The world of physical therapy is always evolving. There is always learning that needs to be done, continuing education classes along with other requirements. “PT is better described as a practice or art. Art forms can always be perfected and can always be made better. Today what we consider cutting edge won’t be 6 months from now. That is the wonderful thing about PT. I really believe that for how long pain has existed, it took until about 2012 for us to really start finding the best ways to treat it. The cutting edge stuff, 6 months or a year from now, something new will be there. But that’s kudos to Susan (Schwertner – Director of Physical Therapy) and Rhett (Fricke, CEO). One thing that they’re really big on is giving you the opportunity to seek your continuing education credits, basically whenever you need them. Other places that I interviewed at had caps on the continuing education that you could do and time limes. Fortunately that hasn’t been the case.”

For physical therapy to be successful, the patient has to be willing to take an active role in their treatment, “First and foremost, when it comes to educating people about their pain, I ask them, ‘Is this something that you want to learn.’ Because if someone isn’t ready to hear it, you can actually make them pretty mad. If they say, ‘It’s my knee.‘ I say, ‘Yeah, it most certainly is your knee but there is more to learn about pain than just the knee. Do you want me to explain some stuff and provide you some information to read?’ Everybody is completely different. A treatment plan is based first and foremost on the referral. From there everything that I do is based off of my evaluation, my examination of that patient. Because Suzy’s knee pain can present a lot like Tommy’s knee pain, but there can be two completely different causes. With a strictly mechanical approach to physical therapy I go and fix Suzy, because her hips were weak. Tommy’s knee is because his feet are weak. While it manifests as the same knee pain, it may be completely different and it usually is. I was taught by Dr. Kendra Nicks and Jimmy Villers, who were our musculoskeletal professors, to do a physical exam first. Think about clinically, ‘What does this person tell you? What does their exam say about what the problem is?’ Then you can look at the radiograph or MRI.”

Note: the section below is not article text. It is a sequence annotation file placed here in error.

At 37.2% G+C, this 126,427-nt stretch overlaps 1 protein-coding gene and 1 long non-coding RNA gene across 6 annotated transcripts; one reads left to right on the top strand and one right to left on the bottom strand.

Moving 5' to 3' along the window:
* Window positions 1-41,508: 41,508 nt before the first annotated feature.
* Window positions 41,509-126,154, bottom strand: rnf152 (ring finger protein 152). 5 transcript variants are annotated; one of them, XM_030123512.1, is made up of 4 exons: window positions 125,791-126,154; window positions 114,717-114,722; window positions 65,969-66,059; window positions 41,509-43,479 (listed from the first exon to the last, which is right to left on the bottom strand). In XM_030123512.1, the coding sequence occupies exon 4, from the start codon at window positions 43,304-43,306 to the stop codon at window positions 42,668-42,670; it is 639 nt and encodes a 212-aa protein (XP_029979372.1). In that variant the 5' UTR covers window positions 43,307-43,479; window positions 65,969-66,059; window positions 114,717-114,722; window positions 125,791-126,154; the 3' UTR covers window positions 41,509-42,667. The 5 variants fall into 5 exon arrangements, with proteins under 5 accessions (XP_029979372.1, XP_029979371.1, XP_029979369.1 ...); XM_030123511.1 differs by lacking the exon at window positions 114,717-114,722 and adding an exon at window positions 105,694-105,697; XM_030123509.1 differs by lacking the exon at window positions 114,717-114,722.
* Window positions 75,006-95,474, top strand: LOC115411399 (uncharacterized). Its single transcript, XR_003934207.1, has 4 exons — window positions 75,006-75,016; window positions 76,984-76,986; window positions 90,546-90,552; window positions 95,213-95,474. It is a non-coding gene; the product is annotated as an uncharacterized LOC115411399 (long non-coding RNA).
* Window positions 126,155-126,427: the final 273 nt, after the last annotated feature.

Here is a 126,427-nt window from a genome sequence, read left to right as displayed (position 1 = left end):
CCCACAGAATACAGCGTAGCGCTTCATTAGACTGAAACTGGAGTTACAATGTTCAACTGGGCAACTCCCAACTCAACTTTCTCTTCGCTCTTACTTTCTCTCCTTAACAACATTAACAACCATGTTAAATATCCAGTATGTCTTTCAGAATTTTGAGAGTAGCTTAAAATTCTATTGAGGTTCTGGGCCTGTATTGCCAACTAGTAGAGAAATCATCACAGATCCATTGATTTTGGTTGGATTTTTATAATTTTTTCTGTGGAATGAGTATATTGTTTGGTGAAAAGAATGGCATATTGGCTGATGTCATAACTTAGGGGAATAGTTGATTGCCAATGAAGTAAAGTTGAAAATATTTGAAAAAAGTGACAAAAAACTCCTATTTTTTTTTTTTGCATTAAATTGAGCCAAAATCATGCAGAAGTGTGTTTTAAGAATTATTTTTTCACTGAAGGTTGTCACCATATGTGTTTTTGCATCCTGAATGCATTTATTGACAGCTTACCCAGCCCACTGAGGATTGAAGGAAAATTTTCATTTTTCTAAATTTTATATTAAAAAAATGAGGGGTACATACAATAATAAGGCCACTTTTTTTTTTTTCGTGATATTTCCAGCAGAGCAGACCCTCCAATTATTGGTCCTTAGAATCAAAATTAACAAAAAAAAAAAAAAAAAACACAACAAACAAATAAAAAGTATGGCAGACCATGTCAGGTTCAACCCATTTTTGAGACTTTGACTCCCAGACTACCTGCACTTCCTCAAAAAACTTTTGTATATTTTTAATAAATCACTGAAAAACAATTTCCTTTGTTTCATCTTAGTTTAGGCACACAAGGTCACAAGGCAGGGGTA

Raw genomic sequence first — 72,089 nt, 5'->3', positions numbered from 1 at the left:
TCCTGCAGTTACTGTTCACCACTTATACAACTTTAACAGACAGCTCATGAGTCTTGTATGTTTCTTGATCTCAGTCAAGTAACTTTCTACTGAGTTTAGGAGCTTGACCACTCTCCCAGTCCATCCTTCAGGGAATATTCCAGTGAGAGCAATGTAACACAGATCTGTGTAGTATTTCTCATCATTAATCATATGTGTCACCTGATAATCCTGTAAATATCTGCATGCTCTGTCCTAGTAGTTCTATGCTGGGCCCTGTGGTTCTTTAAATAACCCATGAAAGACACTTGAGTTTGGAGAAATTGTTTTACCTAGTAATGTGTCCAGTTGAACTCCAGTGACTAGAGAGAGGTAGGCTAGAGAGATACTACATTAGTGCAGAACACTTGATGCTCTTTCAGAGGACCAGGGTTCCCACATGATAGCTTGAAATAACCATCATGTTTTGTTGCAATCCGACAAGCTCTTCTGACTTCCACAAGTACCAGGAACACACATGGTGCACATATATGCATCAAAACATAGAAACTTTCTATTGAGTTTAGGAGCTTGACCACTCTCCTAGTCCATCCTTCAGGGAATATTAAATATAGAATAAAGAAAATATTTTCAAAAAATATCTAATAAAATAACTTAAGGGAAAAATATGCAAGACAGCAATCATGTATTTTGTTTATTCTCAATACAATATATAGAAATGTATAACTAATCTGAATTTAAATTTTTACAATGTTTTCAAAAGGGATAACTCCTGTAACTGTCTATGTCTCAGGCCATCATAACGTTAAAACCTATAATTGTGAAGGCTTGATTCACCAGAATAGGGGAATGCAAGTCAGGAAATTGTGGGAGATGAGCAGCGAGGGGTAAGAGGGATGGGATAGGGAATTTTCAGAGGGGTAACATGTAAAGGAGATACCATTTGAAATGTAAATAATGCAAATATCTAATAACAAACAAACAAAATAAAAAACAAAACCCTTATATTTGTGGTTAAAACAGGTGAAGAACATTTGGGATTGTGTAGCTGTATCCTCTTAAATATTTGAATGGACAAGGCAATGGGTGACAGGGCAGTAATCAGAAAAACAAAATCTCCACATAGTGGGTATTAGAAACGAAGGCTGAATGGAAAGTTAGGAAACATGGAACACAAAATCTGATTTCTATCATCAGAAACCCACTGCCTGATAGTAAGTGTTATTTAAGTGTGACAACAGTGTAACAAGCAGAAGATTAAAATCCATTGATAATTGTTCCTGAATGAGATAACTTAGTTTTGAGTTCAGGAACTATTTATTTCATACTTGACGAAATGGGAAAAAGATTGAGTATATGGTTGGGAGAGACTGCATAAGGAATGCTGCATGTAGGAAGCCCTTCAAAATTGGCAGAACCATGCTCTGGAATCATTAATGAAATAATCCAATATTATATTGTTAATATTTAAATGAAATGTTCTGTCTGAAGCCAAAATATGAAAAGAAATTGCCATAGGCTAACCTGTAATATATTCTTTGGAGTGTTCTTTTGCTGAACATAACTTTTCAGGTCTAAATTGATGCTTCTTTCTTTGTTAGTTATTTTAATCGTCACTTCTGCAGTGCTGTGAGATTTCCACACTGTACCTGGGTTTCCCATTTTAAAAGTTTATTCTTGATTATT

Grimes also spoke about the communication of the medical team at the hospital and their approach to the treatment of each patient, “Communication is huge with the entire medical team. I give kudos here because when he have a patient on the swing-bed program, we have a weekly meeting with the entire staff from nursing all the way down to nutrition. And everybody discusses how the patient is doing, what’s going on with the patient and that gives me the opportunity to speak directly with every member of the medical team and tell them, Here’s what I think.’ “From my experience the physicians are extremely open to you keeping them in the loop. Where it really comes into play is where if I find something that is a red flag or an acute onset and I need further medical attention, that is where it’s really important.”

Grimes has already been caring for the patients at Ballinger Memorial Hospital for a few weeks and is getting to know everyone. He’s in constant motion, stopping only when he’s treating a patient. He says that he cares about his patients and works hard with the other members of the hospital staff to ensure that the patients get the best care possible.